A recent post at Pandagon by Amanda Marcotte clarified some concerns I’ve had for awhile now about certain (but not all) discussions of modesty in our church discourse. Now, while I’m guessing that many of the readers of our blog would dismiss some of her stronger claims about modesty and “compulsory femininity,” I primarily wanted to highlight one passage:
Modesty exists mostly as a reason to obsess over what women are wearing and remind them non-stop that no matter what else they do with themselves, they’re just sex objects in the eyes of the patriarchy. The end result is women are given twin messages to be sexually appealing and not to be sexually appealing all at once, and that at any point in time they are in danger of being deemed sluttily or prudishly dressed.
Now, the reason I was drawn to this paragraph is not because I think the church needs to discard outdated notions of modesty. On a certain level, I am a believer in this principle, and I’m just fine with our leaders teaching it. I also think our leaders use this principle to try and combat some highly dangerous cultural patterns.
In the popular media, women’s bodies are overly-sexualized. Women are objectified and demeaned by many of these representations. These images negatively impact both how women view themselves and how men relate to women. In many of the messages at church on the topic of modesty, I hear an attempt by our leaders to provide an alternative to the destructive messages that women encounter on a daily basis.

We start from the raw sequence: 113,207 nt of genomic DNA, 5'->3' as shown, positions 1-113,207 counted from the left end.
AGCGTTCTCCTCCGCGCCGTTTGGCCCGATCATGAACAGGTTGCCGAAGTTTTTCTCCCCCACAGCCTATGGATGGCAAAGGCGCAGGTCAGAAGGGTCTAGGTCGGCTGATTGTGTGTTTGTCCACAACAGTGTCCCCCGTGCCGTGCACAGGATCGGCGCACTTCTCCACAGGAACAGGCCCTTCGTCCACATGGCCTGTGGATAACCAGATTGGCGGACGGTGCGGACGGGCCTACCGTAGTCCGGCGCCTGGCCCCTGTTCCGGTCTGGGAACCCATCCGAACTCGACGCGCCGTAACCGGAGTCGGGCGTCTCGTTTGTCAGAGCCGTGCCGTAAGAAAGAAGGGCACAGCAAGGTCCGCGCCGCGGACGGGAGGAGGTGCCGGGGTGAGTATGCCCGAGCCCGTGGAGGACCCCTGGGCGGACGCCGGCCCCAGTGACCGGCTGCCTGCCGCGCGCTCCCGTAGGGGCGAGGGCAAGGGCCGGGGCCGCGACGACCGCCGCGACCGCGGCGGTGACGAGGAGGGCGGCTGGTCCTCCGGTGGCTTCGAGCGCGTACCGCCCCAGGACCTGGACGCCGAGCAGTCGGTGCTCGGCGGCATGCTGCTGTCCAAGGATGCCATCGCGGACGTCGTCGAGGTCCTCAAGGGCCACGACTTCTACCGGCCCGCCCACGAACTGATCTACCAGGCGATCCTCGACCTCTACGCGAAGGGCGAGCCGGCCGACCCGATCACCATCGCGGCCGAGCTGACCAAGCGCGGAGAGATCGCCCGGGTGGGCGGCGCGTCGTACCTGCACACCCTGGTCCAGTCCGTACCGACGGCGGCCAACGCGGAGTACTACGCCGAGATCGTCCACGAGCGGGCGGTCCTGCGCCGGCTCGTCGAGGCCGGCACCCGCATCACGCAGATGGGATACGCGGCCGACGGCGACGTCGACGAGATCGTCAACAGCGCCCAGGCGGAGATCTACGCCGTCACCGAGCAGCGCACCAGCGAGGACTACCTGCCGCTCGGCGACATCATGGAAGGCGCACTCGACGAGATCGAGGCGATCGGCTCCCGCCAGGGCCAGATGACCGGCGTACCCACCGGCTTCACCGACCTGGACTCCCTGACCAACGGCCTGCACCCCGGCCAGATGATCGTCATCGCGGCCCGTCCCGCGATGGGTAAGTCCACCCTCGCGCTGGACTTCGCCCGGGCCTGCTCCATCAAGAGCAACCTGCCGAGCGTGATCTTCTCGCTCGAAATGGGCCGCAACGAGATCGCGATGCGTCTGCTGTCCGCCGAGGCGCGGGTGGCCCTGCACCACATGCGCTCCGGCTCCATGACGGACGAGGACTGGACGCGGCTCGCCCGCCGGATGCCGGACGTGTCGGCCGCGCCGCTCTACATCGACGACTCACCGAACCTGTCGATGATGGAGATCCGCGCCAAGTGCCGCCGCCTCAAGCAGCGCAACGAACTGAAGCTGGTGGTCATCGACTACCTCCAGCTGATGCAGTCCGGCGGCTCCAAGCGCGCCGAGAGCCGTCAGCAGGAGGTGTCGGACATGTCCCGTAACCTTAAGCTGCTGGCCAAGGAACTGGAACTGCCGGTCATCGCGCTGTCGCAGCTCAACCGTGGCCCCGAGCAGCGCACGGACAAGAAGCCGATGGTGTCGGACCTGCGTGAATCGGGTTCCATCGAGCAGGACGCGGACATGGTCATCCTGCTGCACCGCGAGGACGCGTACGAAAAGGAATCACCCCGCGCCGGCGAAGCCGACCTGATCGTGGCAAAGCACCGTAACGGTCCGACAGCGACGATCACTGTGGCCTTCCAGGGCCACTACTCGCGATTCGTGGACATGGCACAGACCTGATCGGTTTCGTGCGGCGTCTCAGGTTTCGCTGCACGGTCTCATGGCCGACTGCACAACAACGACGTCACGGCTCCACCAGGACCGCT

However, what I think is interesting about the quote above is that it highlights that if we are not careful, our discussions of modesty can reinforce the cultural messages about women and sexuality that we are trying to critique. When we overemphasize modesty (and do things like connect it to the need to protect men from their sexual impulses), we reinforce notions that whether women are immodestly dressed or fully clothed, they are only going to be viewed in sexual terms.
In other words, we should not set up our discussions of modesty directly in opposition to popular discourses. We shouldn’t respond to the oversexualization of women by saying, “Women, you should be modest and not draw attention to the sexual attributes of your bodies. By doing this, you will demonstrate you are daughters of God” By reiterating the problem in these terms, we run the risk of reinforcing women viewing their body as well as their worth (as daughters of God) in sexual terms.
We need to teach modesty as a principle, but in our discussions of the topic, we should clearly and deliberately disconnect the principle from women’s inherent worth (something women spend so much time doubting in today’s world). We should critique the sexualization and objectification of women in the media while simultaneously offering women a separate discourse through which to view their worth and identity, one which does not treat them as sexual objects, constantly under the gaze of men.